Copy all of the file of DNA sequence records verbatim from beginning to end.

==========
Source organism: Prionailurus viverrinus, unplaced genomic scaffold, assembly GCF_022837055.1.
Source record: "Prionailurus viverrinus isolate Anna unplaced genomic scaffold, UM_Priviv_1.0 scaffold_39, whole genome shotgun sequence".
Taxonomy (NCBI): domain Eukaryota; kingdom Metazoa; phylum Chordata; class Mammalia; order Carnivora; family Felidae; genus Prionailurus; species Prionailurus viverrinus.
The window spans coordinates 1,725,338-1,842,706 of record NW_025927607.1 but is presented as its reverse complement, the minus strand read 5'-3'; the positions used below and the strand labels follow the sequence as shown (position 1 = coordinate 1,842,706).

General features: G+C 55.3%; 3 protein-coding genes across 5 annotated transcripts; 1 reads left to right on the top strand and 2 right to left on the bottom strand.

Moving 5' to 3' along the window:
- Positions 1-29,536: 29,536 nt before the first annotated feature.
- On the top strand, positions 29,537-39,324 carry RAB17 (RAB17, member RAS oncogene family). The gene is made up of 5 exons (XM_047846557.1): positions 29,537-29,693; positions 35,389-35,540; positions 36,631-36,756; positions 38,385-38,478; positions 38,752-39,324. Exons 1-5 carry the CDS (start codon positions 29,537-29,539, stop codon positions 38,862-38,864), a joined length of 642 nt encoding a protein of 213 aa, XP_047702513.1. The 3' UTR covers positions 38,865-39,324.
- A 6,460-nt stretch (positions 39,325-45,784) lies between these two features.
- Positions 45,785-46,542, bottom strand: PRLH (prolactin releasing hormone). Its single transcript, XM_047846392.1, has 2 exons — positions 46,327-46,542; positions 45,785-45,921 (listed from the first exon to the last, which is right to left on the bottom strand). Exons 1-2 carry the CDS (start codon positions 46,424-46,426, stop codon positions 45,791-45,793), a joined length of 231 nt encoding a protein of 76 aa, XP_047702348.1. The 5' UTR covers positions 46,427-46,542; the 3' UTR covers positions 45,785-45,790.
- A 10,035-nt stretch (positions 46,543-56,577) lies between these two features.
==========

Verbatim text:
Source organism: Prionailurus viverrinus, unplaced genomic scaffold, assembly GCF_022837055.1.
Source record: "Prionailurus viverrinus isolate Anna unplaced genomic scaffold, UM_Priviv_1.0 scaffold_39, whole genome shotgun sequence".
Taxonomy (NCBI): domain Eukaryota; kingdom Metazoa; phylum Chordata; class Mammalia; order Carnivora; family Felidae; genus Prionailurus; species Prionailurus viverrinus.
The window spans coordinates 1,725,338-1,842,706 of record NW_025927607.1 but is presented as its reverse complement, the minus strand read 5'-3'; the positions used below and the strand labels follow the sequence as shown (position 1 = coordinate 1,842,706).

General features: G+C 55.3%; 3 protein-coding genes across 5 annotated transcripts; 1 reads left to right on the top strand and 2 right to left on the bottom strand.

Moving 5' to 3' along the window:
- Positions 1-29,536: 29,536 nt before the first annotated feature.
- On the top strand, positions 29,537-39,324 carry RAB17 (RAB17, member RAS oncogene family). The gene is made up of 5 exons (XM_047846557.1): positions 29,537-29,693; positions 35,389-35,540; positions 36,631-36,756; positions 38,385-38,478; positions 38,752-39,324. Exons 1-5 carry the CDS (start codon positions 29,537-29,539, stop codon positions 38,862-38,864), a joined length of 642 nt encoding a protein of 213 aa, XP_047702513.1. The 3' UTR covers positions 38,865-39,324.
- A 6,460-nt stretch (positions 39,325-45,784) lies between these two features.
- Positions 45,785-46,542, bottom strand: PRLH (prolactin releasing hormone). Its single transcript, XM_047846392.1, has 2 exons — positions 46,327-46,542; positions 45,785-45,921 (listed from the first exon to the last, which is right to left on the bottom strand). Exons 1-2 carry the CDS (start codon positions 46,424-46,426, stop codon positions 45,791-45,793), a joined length of 231 nt encoding a protein of 76 aa, XP_047702348.1. The 5' UTR covers positions 46,427-46,542; the 3' UTR covers positions 45,785-45,790.
- A 10,035-nt stretch (positions 46,543-56,577) lies between these two features.